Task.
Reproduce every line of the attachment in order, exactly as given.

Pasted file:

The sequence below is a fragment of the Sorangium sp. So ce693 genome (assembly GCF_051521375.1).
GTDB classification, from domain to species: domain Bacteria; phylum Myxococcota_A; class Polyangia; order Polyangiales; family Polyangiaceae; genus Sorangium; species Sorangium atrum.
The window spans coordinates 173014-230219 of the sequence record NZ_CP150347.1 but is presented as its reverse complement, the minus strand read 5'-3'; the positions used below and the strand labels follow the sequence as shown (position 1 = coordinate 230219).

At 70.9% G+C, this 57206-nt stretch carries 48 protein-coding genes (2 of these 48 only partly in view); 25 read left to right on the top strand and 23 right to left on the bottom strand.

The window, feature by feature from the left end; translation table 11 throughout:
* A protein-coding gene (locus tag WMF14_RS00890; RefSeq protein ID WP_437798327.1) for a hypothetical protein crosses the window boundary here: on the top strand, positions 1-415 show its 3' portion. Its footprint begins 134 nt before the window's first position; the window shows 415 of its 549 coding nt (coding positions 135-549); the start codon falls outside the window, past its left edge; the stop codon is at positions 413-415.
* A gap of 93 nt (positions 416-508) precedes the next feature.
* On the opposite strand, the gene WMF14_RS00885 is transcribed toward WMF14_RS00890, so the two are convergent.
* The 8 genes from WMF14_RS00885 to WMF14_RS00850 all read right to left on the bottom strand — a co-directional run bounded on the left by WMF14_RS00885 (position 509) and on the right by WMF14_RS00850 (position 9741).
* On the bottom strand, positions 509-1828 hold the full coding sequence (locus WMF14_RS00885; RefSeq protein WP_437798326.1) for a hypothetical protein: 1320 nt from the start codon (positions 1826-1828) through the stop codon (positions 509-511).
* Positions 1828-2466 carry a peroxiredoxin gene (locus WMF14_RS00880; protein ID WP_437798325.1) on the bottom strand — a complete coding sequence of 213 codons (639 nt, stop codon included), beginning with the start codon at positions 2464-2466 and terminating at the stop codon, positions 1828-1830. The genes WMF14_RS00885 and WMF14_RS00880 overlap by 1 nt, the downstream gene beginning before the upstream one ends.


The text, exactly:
The sequence below is a fragment of the Sorangium sp. So ce693 genome (assembly GCF_051521375.1).
GTDB classification, from domain to species: domain Bacteria; phylum Myxococcota_A; class Polyangia; order Polyangiales; family Polyangiaceae; genus Sorangium; species Sorangium atrum.
The window spans coordinates 173014-230219 of the sequence record NZ_CP150347.1 but is presented as its reverse complement, the minus strand read 5'-3'; the positions used below and the strand labels follow the sequence as shown (position 1 = coordinate 230219).

At 70.9% G+C, this 57206-nt stretch carries 48 protein-coding genes (2 of these 48 only partly in view); 25 read left to right on the top strand and 23 right to left on the bottom strand.

The window, feature by feature from the left end; translation table 11 throughout:
* A protein-coding gene (locus tag WMF14_RS00890; RefSeq protein ID WP_437798327.1) for a hypothetical protein crosses the window boundary here: on the top strand, positions 1-415 show its 3' portion. Its footprint begins 134 nt before the window's first position; the window shows 415 of its 549 coding nt (coding positions 135-549); the start codon falls outside the window, past its left edge; the stop codon is at positions 413-415.
* A gap of 93 nt (positions 416-508) precedes the next feature.
* On the opposite strand, the gene WMF14_RS00885 is transcribed toward WMF14_RS00890, so the two are convergent.
* The 8 genes from WMF14_RS00885 to WMF14_RS00850 all read right to left on the bottom strand — a co-directional run bounded on the left by WMF14_RS00885 (position 509) and on the right by WMF14_RS00850 (position 9741).
* On the bottom strand, positions 509-1828 hold the full coding sequence (locus WMF14_RS00885; RefSeq protein WP_437798326.1) for a hypothetical protein: 1320 nt from the start codon (positions 1826-1828) through the stop codon (positions 509-511).
* Positions 1828-2466 carry a peroxiredoxin gene (locus WMF14_RS00880; protein ID WP_437798325.1) on the bottom strand — a complete coding sequence of 213 codons (639 nt, stop codon included), beginning with the start codon at positions 2464-2466 and terminating at the stop codon, positions 1828-1830. The genes WMF14_RS00885 and WMF14_RS00880 overlap by 1 nt, the downstream gene beginning before the upstream one ends.